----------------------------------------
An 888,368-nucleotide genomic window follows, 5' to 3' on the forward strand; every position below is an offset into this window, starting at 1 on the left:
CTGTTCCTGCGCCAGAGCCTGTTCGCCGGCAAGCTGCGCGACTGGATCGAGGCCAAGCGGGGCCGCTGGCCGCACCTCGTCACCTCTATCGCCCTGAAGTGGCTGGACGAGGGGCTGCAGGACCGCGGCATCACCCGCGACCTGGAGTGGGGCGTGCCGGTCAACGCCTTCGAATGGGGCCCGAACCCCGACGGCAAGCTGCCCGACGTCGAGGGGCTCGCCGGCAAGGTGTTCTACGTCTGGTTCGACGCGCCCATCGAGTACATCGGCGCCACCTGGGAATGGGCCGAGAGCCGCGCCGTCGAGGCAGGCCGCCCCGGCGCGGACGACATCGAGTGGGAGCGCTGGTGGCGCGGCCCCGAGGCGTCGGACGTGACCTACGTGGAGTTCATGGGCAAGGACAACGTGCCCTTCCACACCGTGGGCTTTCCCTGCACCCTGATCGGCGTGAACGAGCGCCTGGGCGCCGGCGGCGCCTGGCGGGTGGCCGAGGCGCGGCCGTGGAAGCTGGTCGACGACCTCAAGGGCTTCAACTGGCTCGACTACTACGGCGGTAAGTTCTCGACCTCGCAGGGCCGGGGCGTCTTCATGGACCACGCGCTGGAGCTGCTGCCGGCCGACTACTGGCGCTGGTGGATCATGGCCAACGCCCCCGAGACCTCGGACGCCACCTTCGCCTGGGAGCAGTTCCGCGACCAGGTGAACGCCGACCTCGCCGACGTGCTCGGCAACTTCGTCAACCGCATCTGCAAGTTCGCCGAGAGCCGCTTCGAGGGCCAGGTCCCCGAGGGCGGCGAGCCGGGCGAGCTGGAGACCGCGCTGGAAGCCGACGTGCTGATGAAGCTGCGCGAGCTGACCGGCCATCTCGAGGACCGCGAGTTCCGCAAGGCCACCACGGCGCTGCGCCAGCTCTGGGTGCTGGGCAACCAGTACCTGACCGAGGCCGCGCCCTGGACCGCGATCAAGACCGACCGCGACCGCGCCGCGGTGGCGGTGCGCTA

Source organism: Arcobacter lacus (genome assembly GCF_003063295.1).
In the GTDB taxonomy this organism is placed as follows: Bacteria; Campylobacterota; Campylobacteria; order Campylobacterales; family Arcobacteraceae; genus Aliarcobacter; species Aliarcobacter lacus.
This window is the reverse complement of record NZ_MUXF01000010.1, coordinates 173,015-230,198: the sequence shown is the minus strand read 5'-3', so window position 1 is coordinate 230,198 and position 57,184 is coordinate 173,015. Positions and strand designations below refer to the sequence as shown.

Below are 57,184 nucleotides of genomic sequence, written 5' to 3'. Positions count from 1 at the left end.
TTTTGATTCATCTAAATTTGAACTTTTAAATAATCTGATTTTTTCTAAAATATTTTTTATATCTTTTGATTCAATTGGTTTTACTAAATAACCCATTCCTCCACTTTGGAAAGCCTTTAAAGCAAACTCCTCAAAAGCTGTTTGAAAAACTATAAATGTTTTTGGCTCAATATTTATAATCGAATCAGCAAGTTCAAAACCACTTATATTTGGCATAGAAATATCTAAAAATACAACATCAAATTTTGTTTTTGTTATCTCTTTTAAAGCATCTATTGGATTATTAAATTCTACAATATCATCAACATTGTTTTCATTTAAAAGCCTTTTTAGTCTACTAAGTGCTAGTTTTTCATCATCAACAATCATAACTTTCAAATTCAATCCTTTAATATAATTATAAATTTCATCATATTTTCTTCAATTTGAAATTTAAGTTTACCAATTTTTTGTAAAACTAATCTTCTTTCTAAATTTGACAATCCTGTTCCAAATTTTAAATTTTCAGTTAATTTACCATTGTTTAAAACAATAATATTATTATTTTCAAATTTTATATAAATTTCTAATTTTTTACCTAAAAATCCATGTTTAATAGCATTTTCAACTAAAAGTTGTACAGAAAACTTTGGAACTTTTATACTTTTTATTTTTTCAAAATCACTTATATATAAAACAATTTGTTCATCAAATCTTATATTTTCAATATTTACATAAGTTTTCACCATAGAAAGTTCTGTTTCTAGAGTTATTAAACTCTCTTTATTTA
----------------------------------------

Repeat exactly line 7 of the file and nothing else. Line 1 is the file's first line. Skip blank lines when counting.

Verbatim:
TTTTGATTCATCTAAATTTGAACTTTTAAATAATCTGATTTTTTCTAAAATATTTTTTATATCTTTTGATTCAATTGGTTTTACTAAATAACCCATTCCTCCACTTTGGAAAGCCTTTAAAGCAAACTCCTCAAAAGCTGTTTGAAAAACTATAAATGTTTTTGGCTCAATATTTATAATCGAATCAGCAAGTTCAAAACCACTTATATTTGGCATAGAAATATCTAAAAATACAACATCAAATTTTGTTTTTGTTATCTCTTTTAAAGCATCTATTGGATTATTAAATTCTACAATATCATCAACATTGTTTTCATTTAAAAGCCTTTTTAGTCTACTAAGTGCTAGTTTTTCATCATCAACAATCATAACTTTCAAATTCAATCCTTTAATATAATTATAAATTTCATCATATTTTCTTCAATTTGAAATTTAAGTTTACCAATTTTTTGTAAAACTAATCTTCTTTCTAAATTTGACAATCCTGTTCCAAATTTTAAATTTTCAGTTAATTTACCATTGTTTAAAACAATAATATTATTATTTTCAAATTTTATATAAATTTCTAATTTTTTACCTAAAAATCCATGTTTAATAGCATTTTCAACTAAAAGTTGTACAGAAAACTTTGGAACTTTTATACTTTTTATTTTTTCAAAATCACTTATATATAAAACAATTTGTTCATCAAATCTTATATTTTCAATATTTACATAAGTTTTCACCATAGAAAGTTCTGTTTCTAGAGTTATTAAACTCTCTTTATTTA